Calcification appears to be one of the causes of increasing vascular stiffness with age, a form of functional deterioration in blood vessels that contributes to numerous age-related conditions. Here, researchers investigate means to remove this calcium:
Elastin-specific medial vascular calcification, termed "Monckeberg's sclerosis," has been recognized as a major risk factor for various cardiovascular events. We hypothesize that chelating agents, such as disodium ethylenediaminetetraacetic acid (EDTA), diethylenetriaminepentaacetic acid (DTPA), and sodium thiosulfate (STS) might reverse elastin calcification by directly removing calcium from calcified tissues into soluble calcium complexes.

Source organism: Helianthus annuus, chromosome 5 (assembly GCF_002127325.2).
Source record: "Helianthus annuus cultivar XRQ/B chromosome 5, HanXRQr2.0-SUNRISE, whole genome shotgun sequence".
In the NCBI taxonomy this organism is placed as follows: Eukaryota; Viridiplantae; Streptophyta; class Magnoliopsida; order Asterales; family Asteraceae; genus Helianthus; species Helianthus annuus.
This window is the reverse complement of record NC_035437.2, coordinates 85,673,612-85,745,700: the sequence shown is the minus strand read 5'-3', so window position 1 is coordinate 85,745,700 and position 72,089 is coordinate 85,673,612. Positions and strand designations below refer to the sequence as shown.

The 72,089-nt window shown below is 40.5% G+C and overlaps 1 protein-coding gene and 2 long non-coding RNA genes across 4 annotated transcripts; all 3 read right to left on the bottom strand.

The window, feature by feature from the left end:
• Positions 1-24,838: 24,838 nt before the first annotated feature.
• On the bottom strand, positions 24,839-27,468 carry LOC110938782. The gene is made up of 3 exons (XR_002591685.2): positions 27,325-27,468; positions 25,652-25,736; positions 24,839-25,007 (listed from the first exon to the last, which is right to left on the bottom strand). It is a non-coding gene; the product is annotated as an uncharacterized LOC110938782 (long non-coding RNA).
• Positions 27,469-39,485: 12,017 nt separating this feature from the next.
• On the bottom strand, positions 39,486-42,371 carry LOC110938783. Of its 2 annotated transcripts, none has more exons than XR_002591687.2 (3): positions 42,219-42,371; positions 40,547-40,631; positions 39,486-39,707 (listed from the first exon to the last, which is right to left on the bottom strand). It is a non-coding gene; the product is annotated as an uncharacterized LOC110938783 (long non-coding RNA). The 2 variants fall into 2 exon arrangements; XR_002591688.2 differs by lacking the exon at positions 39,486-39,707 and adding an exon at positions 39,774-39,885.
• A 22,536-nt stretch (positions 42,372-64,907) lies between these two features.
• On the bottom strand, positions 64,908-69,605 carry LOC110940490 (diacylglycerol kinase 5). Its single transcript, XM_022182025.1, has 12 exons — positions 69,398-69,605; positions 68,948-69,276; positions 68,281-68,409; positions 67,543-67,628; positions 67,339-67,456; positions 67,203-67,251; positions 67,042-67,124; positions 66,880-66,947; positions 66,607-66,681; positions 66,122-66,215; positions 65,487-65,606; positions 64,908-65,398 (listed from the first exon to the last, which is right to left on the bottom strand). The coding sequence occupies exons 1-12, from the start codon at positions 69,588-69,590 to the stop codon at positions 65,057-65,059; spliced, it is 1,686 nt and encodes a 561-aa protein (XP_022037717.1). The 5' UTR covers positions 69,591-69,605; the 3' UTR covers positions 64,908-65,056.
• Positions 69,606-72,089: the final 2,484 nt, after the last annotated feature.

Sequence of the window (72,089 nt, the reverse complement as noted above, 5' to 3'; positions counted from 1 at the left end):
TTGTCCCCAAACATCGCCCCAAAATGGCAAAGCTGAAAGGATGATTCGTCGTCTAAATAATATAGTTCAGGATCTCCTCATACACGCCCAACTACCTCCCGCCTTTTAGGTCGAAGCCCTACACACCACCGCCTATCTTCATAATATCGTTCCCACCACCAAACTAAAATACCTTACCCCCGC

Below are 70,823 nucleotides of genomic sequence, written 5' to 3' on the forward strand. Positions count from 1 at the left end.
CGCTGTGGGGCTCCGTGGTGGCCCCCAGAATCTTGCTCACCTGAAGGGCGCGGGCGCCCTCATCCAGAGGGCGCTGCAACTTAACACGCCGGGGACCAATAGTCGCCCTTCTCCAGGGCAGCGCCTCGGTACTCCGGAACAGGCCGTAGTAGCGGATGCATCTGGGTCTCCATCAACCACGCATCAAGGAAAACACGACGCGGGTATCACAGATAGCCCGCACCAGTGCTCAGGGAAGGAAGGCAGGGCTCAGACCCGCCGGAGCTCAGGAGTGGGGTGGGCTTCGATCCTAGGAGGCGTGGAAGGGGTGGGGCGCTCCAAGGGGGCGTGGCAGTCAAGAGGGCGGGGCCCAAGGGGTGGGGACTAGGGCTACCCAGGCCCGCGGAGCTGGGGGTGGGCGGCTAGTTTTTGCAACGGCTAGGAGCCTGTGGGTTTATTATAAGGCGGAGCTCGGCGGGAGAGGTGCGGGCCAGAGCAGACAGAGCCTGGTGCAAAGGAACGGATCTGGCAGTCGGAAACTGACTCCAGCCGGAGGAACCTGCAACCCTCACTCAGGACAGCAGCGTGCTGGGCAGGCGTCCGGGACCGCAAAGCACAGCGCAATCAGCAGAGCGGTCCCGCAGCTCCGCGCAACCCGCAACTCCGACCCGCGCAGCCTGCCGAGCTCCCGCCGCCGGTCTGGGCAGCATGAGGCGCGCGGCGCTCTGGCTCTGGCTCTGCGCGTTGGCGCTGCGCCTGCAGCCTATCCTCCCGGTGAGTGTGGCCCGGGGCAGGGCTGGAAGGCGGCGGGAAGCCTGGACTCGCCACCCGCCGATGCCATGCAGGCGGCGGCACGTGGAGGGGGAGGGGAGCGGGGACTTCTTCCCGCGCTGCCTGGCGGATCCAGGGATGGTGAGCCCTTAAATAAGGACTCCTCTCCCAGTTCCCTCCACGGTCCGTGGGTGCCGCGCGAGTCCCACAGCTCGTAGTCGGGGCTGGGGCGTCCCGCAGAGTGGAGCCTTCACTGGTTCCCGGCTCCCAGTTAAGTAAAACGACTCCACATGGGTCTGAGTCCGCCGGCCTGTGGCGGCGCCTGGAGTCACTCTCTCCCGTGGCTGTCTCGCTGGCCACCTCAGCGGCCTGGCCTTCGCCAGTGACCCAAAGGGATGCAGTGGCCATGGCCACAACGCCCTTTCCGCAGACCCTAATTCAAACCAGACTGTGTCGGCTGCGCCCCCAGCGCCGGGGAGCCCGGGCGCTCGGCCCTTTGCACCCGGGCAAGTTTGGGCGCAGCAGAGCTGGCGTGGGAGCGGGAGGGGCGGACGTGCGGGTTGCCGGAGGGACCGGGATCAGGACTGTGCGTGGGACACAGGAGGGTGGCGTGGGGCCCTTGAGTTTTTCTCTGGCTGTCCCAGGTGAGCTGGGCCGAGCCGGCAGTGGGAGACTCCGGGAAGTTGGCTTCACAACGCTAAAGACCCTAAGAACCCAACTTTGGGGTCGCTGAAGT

We assessed the chelating ability of EDTA, DTPA, and STS on removal of calcium from hydroxyapatite (HA) powder, calcified porcine aortic elastin, and calcified human aorta in vitro. We show that both EDTA and DTPA could effectively remove calcium from HA and calcified tissues, while STS was not effective. The tissue architecture was not altered during chelation. In the animal model of aortic elastin-specific calcification, we further show that local periadventitial delivery of EDTA loaded in to nanoparticles regressed elastin-specific calcification in the aorta. Collectively, the data indicate that elastin-specific medial vascular calcification could be reversed by chelating agents.